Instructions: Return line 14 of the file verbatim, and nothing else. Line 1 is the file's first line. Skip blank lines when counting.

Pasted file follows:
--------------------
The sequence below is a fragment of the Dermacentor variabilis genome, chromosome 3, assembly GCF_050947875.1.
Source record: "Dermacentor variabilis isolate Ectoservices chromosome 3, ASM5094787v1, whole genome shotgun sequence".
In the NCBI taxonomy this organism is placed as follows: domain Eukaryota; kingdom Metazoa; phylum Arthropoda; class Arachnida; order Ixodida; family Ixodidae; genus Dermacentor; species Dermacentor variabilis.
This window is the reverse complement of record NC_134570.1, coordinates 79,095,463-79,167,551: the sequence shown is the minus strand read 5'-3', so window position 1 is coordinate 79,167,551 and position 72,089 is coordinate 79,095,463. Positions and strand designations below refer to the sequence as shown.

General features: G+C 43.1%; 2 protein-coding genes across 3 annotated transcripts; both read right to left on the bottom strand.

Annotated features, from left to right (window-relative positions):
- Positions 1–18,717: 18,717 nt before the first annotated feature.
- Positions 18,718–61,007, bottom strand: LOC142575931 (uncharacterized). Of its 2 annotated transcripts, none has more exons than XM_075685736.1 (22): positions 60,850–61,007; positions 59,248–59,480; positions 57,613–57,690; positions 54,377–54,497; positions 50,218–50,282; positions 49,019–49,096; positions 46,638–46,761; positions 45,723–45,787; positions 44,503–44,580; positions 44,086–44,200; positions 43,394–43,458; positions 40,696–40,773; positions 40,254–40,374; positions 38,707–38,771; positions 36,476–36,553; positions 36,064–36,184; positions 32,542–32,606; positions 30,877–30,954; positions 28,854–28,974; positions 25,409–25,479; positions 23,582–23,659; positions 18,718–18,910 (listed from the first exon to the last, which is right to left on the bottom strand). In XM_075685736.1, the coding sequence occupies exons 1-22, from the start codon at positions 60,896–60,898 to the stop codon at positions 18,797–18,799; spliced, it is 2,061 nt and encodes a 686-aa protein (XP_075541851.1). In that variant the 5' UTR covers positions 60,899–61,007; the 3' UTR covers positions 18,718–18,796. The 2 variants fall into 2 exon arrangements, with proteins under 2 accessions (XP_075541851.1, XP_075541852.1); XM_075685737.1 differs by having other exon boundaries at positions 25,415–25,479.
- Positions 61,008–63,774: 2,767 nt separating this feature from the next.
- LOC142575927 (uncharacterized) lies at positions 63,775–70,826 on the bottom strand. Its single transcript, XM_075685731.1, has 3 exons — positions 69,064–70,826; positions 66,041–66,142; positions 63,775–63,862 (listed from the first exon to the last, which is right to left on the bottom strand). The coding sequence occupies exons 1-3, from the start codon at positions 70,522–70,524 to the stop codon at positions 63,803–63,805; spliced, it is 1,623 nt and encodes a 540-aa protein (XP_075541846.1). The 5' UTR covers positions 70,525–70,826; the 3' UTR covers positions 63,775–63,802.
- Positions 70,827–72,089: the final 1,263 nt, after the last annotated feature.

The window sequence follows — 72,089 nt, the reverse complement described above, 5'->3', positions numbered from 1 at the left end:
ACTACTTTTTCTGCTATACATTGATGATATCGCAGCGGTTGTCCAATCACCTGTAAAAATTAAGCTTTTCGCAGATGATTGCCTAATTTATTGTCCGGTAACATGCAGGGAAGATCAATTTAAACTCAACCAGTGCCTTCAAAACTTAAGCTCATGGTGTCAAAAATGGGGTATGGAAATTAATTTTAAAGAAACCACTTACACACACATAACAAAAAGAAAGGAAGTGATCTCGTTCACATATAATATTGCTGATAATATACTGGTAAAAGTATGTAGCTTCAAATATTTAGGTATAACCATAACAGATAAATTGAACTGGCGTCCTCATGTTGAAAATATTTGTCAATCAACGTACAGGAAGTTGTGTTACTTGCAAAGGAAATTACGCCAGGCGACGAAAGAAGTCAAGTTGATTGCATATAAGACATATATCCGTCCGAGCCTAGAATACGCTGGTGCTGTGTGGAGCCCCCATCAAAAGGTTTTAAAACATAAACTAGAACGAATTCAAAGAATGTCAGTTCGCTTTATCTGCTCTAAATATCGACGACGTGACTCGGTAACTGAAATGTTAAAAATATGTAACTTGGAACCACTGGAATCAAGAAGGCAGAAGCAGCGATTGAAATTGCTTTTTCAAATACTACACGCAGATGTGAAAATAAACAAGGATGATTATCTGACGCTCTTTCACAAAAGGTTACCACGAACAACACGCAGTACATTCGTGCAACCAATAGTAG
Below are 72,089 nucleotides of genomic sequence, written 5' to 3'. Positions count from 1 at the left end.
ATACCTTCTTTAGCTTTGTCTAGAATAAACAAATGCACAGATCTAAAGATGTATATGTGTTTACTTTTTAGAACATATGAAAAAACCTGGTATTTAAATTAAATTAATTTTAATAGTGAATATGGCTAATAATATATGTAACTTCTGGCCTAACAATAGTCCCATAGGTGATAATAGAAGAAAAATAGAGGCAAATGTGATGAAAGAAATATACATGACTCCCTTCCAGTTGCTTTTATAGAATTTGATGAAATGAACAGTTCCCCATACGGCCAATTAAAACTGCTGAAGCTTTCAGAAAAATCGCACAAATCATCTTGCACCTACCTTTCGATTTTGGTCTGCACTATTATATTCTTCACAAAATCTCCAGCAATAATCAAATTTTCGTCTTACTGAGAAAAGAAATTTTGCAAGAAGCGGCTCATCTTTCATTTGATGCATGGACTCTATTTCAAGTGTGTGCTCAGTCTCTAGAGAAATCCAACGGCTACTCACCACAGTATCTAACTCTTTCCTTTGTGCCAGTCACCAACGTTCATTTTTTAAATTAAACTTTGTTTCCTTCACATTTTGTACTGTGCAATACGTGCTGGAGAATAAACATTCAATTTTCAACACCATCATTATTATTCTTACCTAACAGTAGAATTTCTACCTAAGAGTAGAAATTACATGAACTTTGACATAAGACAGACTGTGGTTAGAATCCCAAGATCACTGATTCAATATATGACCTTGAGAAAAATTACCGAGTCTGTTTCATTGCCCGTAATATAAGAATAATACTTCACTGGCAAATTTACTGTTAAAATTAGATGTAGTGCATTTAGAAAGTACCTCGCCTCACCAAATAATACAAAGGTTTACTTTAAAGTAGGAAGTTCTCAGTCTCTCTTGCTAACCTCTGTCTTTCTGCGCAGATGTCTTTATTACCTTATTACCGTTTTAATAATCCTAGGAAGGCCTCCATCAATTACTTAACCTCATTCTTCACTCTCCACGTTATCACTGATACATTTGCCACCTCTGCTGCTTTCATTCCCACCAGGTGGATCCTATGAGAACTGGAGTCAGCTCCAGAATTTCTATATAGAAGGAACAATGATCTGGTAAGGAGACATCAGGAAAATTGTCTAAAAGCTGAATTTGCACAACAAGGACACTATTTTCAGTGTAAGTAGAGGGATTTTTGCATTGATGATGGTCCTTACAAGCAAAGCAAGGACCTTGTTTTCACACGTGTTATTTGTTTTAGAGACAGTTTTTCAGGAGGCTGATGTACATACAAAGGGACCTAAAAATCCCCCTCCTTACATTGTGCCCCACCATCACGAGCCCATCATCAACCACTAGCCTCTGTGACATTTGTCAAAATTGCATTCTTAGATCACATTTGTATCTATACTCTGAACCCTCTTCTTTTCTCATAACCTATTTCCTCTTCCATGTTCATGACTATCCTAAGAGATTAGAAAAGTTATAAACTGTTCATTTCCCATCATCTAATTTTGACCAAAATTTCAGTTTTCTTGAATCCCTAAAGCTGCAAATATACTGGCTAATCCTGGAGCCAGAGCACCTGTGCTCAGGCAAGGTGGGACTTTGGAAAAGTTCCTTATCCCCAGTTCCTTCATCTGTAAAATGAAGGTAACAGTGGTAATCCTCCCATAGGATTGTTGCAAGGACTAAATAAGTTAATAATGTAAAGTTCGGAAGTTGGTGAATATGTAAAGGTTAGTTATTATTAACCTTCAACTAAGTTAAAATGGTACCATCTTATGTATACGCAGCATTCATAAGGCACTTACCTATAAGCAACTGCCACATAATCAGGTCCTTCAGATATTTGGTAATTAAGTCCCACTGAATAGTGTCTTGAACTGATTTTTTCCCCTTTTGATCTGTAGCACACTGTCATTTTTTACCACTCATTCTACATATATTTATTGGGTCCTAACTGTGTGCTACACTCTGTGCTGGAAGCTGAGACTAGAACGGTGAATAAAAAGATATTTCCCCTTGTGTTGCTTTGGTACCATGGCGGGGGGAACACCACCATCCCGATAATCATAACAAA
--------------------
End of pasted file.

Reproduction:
Below are 72,089 nucleotides of genomic sequence, written 5' to 3'. Positions count from 1 at the left end.